Home Office Research Study 191 (HORS 191)
Domestic Violence: Findings From A New British Crime Survey Self Completion Questionnaire
A Result Summary Of The Completed Questionnaire:
4.2% of women and 4.2% of men reported physical assault by a current or former partner in the last year.
5.9% of women and 4.9% of men reported physical assault and/or frightening threats in the last year.
Women were twice as likely as men to report injury in the last year.
6.6 million incidents were estimated in 1995, of which 2.9 million resulted in some injury.
Women were three times more likely to suffer frightening threats.
12% of women and 5% of men reported assault on three or more occasions.
23% of women and 15% men reported physical assault across a life-time.
26% of women and 17% of men reported assault and/or frightening threats. across a life-time.
16-24 age group reported assaults most
Pushing, grabbing, etc were the most common forms of assault, but slapping, punching, and kicking were reported in nearly half of cases.
47% of women and 31% of men reported injury although most only minor injury.
Three quarters of chronic victims were female.
99% of assaults against women were by men, 95% of assaults against men were
Alcohol was identified in 32% of assaults, drugs in 5% at time of interview, women were less likely to be living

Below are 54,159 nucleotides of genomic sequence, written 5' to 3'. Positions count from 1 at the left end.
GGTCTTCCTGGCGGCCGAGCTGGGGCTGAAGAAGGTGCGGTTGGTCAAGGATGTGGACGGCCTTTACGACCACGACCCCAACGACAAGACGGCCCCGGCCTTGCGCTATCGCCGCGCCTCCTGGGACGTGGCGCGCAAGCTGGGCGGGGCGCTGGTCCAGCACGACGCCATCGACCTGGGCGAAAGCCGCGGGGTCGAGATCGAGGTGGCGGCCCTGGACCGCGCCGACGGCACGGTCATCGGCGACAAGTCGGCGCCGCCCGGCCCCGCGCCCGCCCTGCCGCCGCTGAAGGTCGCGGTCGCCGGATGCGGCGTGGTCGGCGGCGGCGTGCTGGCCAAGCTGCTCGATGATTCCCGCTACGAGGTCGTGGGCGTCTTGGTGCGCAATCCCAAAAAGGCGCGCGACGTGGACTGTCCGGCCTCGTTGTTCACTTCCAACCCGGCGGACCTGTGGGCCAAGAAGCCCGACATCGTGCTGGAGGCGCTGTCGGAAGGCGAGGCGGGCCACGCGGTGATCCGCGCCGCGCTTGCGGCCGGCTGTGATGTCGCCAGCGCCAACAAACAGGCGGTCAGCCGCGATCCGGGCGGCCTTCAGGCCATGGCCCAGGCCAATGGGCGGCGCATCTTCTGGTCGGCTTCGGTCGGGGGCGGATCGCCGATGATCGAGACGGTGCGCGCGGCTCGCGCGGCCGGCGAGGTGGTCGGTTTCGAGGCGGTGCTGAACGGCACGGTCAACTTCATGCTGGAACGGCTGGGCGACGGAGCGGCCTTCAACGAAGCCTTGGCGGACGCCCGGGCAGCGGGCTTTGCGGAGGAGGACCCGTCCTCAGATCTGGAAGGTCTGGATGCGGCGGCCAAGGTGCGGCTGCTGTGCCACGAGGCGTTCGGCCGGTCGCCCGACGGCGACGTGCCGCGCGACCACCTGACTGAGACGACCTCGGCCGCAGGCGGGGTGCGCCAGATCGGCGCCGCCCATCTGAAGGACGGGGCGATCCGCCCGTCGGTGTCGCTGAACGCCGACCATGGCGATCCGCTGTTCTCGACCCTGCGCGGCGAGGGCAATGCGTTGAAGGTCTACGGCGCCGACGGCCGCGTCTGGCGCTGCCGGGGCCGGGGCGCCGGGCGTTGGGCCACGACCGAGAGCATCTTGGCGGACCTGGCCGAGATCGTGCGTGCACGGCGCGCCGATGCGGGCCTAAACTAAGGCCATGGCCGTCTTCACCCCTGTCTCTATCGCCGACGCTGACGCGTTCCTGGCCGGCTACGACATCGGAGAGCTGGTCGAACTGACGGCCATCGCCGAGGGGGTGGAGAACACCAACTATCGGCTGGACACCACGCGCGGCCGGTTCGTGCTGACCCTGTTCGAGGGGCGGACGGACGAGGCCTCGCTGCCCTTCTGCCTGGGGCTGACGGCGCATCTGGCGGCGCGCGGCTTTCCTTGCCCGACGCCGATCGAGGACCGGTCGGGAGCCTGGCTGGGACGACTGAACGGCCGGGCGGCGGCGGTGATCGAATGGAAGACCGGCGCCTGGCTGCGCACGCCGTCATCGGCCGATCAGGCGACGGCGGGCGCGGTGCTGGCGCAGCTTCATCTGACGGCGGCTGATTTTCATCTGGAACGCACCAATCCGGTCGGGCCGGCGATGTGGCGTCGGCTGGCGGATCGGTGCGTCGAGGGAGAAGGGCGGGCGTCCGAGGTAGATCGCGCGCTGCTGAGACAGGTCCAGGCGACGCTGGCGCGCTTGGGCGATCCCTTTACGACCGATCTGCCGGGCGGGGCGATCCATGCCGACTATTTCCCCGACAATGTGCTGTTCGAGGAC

with their assailant than men, and chronic victims less likely than intermittent.
Virtually no male victims considered the assaults a crime.
Women, especially chronic victims, were much more likely to agree that they were a ‘victim of domestic violence’ than were men.
Victims who had been injured, frightened or upset were most likely to report.
Incidents perceived as a crime were most likely to be reported to the police.
When victims of domestic violence come to police attention, they will be usually referred to Victim Support. Of course,
relatively few male victims report to the police. Interestingly, the survey revealed that the small percentage of male
victims that did come to police attention reported that they were not referred on to Victim Support. This suggests that,
generally, the police did not deal sympathetically with male victims. This perception is supported by the fact that many
male victims reported that they were dissatisfied with responses to them by the police.
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